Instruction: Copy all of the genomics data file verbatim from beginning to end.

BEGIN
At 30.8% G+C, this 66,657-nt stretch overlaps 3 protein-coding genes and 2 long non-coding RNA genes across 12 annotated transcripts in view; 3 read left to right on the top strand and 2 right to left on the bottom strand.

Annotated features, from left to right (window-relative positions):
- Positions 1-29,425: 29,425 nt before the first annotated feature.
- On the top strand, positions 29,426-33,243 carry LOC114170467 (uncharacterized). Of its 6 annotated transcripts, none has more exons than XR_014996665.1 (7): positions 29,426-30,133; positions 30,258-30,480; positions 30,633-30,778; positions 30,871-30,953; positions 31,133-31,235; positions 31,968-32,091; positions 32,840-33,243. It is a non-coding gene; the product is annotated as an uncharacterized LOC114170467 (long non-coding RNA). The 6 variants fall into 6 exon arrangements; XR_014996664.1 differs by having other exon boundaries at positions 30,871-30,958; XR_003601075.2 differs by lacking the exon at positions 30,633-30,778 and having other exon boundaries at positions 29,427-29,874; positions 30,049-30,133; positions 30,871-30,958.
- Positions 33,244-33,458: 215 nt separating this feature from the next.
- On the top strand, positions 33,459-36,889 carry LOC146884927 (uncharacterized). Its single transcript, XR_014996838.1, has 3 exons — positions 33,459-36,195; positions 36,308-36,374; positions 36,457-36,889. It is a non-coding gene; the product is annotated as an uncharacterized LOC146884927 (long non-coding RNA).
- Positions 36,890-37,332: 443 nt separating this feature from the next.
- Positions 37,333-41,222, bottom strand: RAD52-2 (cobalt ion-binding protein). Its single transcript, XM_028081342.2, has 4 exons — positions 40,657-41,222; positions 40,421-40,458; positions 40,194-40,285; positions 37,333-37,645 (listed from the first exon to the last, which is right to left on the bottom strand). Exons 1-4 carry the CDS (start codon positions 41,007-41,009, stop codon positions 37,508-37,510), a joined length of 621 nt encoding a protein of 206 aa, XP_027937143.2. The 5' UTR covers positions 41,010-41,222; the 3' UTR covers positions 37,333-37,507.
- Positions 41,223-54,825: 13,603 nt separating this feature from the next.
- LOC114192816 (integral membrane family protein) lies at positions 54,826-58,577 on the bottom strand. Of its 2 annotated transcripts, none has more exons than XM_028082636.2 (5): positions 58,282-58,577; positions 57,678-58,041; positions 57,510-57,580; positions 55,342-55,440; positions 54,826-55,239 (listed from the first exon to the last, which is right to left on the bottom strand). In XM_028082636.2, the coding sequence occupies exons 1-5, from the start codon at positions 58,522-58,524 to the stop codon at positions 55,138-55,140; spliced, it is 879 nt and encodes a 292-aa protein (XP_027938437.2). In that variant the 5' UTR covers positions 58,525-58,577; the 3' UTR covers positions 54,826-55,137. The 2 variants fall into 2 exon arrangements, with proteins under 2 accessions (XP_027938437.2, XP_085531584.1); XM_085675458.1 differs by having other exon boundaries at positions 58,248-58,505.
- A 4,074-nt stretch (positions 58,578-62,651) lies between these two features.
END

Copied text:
At 30.8% G+C, this 66,657-nt stretch overlaps 3 protein-coding genes and 2 long non-coding RNA genes across 12 annotated transcripts in view; 3 read left to right on the top strand and 2 right to left on the bottom strand.

Annotated features, from left to right (window-relative positions):
- Positions 1-29,425: 29,425 nt before the first annotated feature.
- On the top strand, positions 29,426-33,243 carry LOC114170467 (uncharacterized). Of its 6 annotated transcripts, none has more exons than XR_014996665.1 (7): positions 29,426-30,133; positions 30,258-30,480; positions 30,633-30,778; positions 30,871-30,953; positions 31,133-31,235; positions 31,968-32,091; positions 32,840-33,243. It is a non-coding gene; the product is annotated as an uncharacterized LOC114170467 (long non-coding RNA). The 6 variants fall into 6 exon arrangements; XR_014996664.1 differs by having other exon boundaries at positions 30,871-30,958; XR_003601075.2 differs by lacking the exon at positions 30,633-30,778 and having other exon boundaries at positions 29,427-29,874; positions 30,049-30,133; positions 30,871-30,958.
- Positions 33,244-33,458: 215 nt separating this feature from the next.
- On the top strand, positions 33,459-36,889 carry LOC146884927 (uncharacterized). Its single transcript, XR_014996838.1, has 3 exons — positions 33,459-36,195; positions 36,308-36,374; positions 36,457-36,889. It is a non-coding gene; the product is annotated as an uncharacterized LOC146884927 (long non-coding RNA).
- Positions 36,890-37,332: 443 nt separating this feature from the next.
- Positions 37,333-41,222, bottom strand: RAD52-2 (cobalt ion-binding protein). Its single transcript, XM_028081342.2, has 4 exons — positions 40,657-41,222; positions 40,421-40,458; positions 40,194-40,285; positions 37,333-37,645 (listed from the first exon to the last, which is right to left on the bottom strand). Exons 1-4 carry the CDS (start codon positions 41,007-41,009, stop codon positions 37,508-37,510), a joined length of 621 nt encoding a protein of 206 aa, XP_027937143.2. The 5' UTR covers positions 41,010-41,222; the 3' UTR covers positions 37,333-37,507.
- Positions 41,223-54,825: 13,603 nt separating this feature from the next.
- LOC114192816 (integral membrane family protein) lies at positions 54,826-58,577 on the bottom strand. Of its 2 annotated transcripts, none has more exons than XM_028082636.2 (5): positions 58,282-58,577; positions 57,678-58,041; positions 57,510-57,580; positions 55,342-55,440; positions 54,826-55,239 (listed from the first exon to the last, which is right to left on the bottom strand). In XM_028082636.2, the coding sequence occupies exons 1-5, from the start codon at positions 58,522-58,524 to the stop codon at positions 55,138-55,140; spliced, it is 879 nt and encodes a 292-aa protein (XP_027938437.2). In that variant the 5' UTR covers positions 58,525-58,577; the 3' UTR covers positions 54,826-55,137. The 2 variants fall into 2 exon arrangements, with proteins under 2 accessions (XP_027938437.2, XP_085531584.1); XM_085675458.1 differs by having other exon boundaries at positions 58,248-58,505.
- A 4,074-nt stretch (positions 58,578-62,651) lies between these two features.